The UN report offered the following recommendations for dealing with the issue:
Reducing greenhouse gas emissions remains the most-important measure. Action within the UN climate process is essential and there may be scope for complementary action on curbing regional emissions of short-lived pollutants such as black carbon.

* No steps to exploit the new environmental state of the Arctic should be taken without first assessing how the exploitation would affect ecosystems, the peoples of the North and the rest of the world as the potential for major environmental damage is high.

* The challenges posed by climate change and social and economic development in the Arctic require a long-term vision and innovative policy responses. Assessing the options for the Arctic should explicitly include indigenous peoples and other stakeholders.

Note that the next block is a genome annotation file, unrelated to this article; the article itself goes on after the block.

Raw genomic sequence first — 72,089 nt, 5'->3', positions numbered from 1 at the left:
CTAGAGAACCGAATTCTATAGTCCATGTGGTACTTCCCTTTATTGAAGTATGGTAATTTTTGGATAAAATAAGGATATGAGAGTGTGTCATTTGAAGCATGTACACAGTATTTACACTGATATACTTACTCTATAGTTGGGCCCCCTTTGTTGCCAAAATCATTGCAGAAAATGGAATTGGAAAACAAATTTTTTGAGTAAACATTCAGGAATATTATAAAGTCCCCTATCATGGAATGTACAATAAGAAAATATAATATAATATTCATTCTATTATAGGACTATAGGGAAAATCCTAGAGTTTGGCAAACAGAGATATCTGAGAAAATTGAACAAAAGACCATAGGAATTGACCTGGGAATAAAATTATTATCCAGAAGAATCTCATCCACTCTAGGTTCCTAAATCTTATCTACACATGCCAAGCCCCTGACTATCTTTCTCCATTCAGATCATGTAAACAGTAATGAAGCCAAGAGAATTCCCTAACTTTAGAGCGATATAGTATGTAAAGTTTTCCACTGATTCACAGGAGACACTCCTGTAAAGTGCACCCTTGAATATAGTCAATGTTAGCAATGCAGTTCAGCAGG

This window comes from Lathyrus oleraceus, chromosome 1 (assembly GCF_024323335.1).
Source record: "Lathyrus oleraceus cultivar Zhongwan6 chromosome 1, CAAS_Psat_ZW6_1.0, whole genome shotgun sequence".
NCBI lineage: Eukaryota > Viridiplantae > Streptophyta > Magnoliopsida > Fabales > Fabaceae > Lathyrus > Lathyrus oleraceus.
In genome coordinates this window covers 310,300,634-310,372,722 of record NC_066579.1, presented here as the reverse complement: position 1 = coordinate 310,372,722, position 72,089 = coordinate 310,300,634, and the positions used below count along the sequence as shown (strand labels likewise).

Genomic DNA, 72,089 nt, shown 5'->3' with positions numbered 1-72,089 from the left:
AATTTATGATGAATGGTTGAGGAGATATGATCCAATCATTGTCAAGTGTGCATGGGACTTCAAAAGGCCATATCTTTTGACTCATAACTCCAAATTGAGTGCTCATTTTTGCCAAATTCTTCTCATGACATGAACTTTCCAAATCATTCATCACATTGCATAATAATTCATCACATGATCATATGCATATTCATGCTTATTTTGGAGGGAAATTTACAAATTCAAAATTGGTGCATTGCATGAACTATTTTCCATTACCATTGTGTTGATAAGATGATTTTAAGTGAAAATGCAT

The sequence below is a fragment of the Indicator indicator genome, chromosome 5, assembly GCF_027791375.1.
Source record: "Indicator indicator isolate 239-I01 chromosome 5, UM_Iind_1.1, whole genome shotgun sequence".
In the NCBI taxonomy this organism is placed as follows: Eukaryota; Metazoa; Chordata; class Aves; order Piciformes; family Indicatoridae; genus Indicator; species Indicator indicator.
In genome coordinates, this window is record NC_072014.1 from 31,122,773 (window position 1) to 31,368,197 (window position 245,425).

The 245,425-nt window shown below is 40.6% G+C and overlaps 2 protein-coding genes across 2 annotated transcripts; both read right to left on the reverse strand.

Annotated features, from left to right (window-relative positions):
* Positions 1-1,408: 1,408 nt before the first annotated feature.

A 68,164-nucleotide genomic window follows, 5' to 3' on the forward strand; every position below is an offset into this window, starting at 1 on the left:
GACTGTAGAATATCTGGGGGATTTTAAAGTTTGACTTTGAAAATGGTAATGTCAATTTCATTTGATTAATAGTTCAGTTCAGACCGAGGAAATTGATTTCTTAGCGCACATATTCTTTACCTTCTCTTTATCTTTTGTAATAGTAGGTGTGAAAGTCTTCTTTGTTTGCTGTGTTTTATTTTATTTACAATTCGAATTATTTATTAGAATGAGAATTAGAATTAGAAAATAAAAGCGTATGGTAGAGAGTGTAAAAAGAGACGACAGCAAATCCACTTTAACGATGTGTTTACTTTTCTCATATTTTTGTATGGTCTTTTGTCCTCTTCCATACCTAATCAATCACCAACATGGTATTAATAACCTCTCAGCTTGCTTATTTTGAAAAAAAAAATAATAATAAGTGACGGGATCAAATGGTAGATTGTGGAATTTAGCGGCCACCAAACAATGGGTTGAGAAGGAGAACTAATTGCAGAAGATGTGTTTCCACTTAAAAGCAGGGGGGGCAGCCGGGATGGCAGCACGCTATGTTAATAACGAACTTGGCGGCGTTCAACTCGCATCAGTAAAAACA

* The rapid pace of change means that strengthened systems for monitoring and providing early warnings of new developments are essential. In particular, environmental research is urgently needed on the impact of short-lived pollutants, the mechanisms of changes to snow and ice and their implications, present and future changes in the biosphere, and the use of traditional knowledge to inform policy and management actions.


But such a cautious approach -- though welcome as an alternative to a mad Arctic dash by the world's hungriest and most ruthless energy and mineral companies -- may not please environmentalists and conservationists who want the Arctic to be fully protected from exploitation and who will read phrases like "innovative policy responses" and "systems for monitoring...new developments" as a green light for governments to proceed.

Groups like Greenpeace, who have launched a global campaign to 'Save the Arctic', say that oil and gas development should not be allowed in some of the only places left on Earth untouched by the polluting and damaging practice of resource extraction projects.